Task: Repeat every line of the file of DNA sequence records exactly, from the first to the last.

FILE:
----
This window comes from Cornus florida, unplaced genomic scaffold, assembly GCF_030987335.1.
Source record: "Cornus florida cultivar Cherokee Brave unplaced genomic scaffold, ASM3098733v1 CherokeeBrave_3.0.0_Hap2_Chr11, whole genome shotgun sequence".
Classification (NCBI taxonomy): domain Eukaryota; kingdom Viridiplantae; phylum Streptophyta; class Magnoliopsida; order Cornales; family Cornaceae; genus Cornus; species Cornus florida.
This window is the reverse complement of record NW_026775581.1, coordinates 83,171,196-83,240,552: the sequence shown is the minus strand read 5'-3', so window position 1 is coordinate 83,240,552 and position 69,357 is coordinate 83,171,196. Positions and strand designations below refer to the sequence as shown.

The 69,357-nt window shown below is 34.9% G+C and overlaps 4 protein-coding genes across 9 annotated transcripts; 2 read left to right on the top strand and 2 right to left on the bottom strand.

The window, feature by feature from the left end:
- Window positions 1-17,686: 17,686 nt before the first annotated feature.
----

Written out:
This window comes from Cornus florida, unplaced genomic scaffold, assembly GCF_030987335.1.
Source record: "Cornus florida cultivar Cherokee Brave unplaced genomic scaffold, ASM3098733v1 CherokeeBrave_3.0.0_Hap2_Chr11, whole genome shotgun sequence".
Classification (NCBI taxonomy): domain Eukaryota; kingdom Viridiplantae; phylum Streptophyta; class Magnoliopsida; order Cornales; family Cornaceae; genus Cornus; species Cornus florida.
This window is the reverse complement of record NW_026775581.1, coordinates 83,171,196-83,240,552: the sequence shown is the minus strand read 5'-3', so window position 1 is coordinate 83,240,552 and position 69,357 is coordinate 83,171,196. Positions and strand designations below refer to the sequence as shown.

The 69,357-nt window shown below is 34.9% G+C and overlaps 4 protein-coding genes across 9 annotated transcripts; 2 read left to right on the top strand and 2 right to left on the bottom strand.

The window, feature by feature from the left end:
- Window positions 1-17,686: 17,686 nt before the first annotated feature.